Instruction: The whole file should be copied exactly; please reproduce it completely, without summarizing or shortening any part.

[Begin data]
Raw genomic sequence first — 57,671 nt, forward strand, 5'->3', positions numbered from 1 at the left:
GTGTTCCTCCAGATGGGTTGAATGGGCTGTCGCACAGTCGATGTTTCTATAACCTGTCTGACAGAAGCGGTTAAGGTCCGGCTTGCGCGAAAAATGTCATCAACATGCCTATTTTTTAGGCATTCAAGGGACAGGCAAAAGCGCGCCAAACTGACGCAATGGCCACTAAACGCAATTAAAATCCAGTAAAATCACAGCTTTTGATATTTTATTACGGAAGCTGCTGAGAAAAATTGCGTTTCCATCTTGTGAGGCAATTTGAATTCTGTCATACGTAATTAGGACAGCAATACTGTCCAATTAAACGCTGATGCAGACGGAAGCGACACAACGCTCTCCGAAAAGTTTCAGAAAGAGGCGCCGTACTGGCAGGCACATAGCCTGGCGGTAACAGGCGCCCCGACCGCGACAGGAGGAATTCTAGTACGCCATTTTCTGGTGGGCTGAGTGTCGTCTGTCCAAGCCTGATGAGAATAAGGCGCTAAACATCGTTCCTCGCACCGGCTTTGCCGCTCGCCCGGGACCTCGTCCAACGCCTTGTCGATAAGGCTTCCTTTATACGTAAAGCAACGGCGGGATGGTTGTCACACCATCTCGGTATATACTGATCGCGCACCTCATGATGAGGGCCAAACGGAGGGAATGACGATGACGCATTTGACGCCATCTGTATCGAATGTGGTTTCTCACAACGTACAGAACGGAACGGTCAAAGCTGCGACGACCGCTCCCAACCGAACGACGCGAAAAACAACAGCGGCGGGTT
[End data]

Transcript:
Raw genomic sequence first — 57,671 nt, forward strand, 5'->3', positions numbered from 1 at the left:
GTGTTCCTCCAGATGGGTTGAATGGGCTGTCGCACAGTCGATGTTTCTATAACCTGTCTGACAGAAGCGGTTAAGGTCCGGCTTGCGCGAAAAATGTCATCAACATGCCTATTTTTTAGGCATTCAAGGGACAGGCAAAAGCGCGCCAAACTGACGCAATGGCCACTAAACGCAATTAAAATCCAGTAAAATCACAGCTTTTGATATTTTATTACGGAAGCTGCTGAGAAAAATTGCGTTTCCATCTTGTGAGGCAATTTGAATTCTGTCATACGTAATTAGGACAGCAATACTGTCCAATTAAACGCTGATGCAGACGGAAGCGACACAACGCTCTCCGAAAAGTTTCAGAAAGAGGCGCCGTACTGGCAGGCACATAGCCTGGCGGTAACAGGCGCCCCGACCGCGACAGGAGGAATTCTAGTACGCCATTTTCTGGTGGGCTGAGTGTCGTCTGTCCAAGCCTGATGAGAATAAGGCGCTAAACATCGTTCCTCGCACCGGCTTTGCCGCTCGCCCGGGACCTCGTCCAACGCCTTGTCGATAAGGCTTCCTTTATACGTAAAGCAACGGCGGGATGGTTGTCACACCATCTCGGTATATACTGATCGCGCACCTCATGATGAGGGCCAAACGGAGGGAATGACGATGACGCATTTGACGCCATCTGTATCGAATGTGGTTTCTCACAACGTACAGAACGGAACGGTCAAAGCTGCGACGACCGCTCCCAACCGAACGACGCGAAAAACAACAGCGGCGGGTT